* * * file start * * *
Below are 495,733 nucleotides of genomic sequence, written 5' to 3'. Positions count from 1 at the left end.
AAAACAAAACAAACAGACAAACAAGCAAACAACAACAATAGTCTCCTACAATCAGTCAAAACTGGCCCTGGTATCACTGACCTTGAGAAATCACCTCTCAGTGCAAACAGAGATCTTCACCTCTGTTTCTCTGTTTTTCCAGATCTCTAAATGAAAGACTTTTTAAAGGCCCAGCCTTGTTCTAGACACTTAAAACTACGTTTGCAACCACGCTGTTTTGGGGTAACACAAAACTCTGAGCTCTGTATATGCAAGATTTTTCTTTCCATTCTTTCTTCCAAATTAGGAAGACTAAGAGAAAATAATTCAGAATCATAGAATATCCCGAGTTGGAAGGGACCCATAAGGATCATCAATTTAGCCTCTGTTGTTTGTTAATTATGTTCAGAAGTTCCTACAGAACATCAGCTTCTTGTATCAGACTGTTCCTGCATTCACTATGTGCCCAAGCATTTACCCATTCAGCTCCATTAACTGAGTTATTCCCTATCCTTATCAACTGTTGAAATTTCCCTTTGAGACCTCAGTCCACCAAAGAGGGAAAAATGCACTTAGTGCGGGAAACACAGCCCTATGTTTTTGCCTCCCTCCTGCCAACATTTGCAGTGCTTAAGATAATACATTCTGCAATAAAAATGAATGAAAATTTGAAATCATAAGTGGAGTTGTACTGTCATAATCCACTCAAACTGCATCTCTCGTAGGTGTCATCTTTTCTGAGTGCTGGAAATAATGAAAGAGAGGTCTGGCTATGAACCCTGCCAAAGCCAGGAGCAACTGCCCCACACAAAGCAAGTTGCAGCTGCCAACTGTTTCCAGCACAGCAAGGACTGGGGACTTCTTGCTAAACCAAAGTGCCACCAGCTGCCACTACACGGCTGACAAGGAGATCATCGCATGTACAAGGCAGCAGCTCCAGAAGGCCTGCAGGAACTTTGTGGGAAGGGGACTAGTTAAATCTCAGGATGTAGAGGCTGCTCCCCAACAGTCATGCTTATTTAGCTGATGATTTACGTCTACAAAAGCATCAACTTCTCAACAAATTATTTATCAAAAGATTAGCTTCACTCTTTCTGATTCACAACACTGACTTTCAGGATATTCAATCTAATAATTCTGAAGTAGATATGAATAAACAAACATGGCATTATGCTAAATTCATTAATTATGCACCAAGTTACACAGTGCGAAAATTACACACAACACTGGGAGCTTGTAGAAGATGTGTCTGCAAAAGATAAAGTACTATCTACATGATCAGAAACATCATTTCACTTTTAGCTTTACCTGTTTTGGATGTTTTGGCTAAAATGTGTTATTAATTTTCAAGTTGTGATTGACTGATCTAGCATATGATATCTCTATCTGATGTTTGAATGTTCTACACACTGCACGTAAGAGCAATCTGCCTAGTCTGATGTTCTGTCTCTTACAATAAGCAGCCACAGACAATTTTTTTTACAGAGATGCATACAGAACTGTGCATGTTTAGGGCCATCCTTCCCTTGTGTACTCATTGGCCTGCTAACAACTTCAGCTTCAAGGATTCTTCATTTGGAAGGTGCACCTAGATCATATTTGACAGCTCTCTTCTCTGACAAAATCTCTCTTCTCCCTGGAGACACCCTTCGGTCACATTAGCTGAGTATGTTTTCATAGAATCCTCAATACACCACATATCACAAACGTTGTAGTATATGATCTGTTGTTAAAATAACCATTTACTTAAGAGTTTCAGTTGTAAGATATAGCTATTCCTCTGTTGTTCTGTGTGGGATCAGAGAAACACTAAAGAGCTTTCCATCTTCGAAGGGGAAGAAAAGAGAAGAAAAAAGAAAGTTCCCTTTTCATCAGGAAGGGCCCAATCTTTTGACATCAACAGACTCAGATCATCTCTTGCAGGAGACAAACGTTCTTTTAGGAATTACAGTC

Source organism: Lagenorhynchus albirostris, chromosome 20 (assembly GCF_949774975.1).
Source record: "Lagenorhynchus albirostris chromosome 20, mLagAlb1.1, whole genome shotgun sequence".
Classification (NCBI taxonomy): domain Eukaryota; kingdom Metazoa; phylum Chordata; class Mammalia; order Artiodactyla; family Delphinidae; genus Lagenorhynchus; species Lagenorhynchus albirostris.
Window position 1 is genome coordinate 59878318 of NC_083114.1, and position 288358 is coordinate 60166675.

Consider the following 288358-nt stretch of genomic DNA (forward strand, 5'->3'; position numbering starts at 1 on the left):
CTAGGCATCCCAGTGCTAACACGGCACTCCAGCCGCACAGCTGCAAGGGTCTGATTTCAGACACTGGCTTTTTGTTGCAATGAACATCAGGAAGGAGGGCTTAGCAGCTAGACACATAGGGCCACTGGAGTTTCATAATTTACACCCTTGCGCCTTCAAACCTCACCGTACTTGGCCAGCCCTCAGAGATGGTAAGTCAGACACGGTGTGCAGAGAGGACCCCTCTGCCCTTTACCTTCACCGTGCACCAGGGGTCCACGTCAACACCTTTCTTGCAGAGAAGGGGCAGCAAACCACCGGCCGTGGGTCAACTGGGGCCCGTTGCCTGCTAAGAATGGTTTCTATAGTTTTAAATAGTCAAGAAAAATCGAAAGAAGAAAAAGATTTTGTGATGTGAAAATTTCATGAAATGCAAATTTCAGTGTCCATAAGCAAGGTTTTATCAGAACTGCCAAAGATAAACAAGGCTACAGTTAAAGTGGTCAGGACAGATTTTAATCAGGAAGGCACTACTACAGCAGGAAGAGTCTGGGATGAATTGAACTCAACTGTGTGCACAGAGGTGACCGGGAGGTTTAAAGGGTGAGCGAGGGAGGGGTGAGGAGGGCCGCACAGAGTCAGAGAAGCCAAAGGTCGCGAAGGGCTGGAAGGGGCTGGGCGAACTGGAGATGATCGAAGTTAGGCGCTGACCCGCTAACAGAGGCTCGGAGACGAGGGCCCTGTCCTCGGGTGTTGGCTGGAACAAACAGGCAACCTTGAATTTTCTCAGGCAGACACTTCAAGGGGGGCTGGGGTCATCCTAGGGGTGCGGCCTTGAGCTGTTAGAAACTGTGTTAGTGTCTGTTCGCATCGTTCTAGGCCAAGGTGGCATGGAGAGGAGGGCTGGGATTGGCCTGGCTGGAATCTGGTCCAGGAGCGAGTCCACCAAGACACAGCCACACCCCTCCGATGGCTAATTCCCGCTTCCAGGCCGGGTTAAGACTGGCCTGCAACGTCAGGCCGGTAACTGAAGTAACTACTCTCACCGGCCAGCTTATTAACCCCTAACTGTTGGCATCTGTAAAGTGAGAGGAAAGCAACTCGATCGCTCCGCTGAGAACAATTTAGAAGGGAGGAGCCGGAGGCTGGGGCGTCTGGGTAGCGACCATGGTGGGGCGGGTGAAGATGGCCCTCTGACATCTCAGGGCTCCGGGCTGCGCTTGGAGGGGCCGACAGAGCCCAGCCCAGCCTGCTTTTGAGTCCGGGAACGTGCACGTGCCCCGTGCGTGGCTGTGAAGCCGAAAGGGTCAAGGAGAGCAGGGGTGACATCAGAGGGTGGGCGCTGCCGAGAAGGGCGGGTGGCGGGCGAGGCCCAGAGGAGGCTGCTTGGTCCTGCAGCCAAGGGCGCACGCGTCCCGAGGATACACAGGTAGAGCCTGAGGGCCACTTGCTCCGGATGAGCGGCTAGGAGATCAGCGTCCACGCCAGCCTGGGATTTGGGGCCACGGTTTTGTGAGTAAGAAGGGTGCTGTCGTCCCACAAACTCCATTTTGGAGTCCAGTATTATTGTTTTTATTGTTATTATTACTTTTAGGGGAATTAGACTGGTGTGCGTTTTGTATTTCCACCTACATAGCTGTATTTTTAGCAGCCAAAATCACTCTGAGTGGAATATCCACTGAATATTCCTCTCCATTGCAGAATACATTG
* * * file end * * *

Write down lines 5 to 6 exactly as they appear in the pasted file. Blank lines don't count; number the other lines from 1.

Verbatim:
Classification (NCBI taxonomy): domain Eukaryota; kingdom Metazoa; phylum Chordata; class Mammalia; order Artiodactyla; family Delphinidae; genus Lagenorhynchus; species Lagenorhynchus albirostris.
Window position 1 is genome coordinate 59878318 of NC_083114.1, and position 288358 is coordinate 60166675.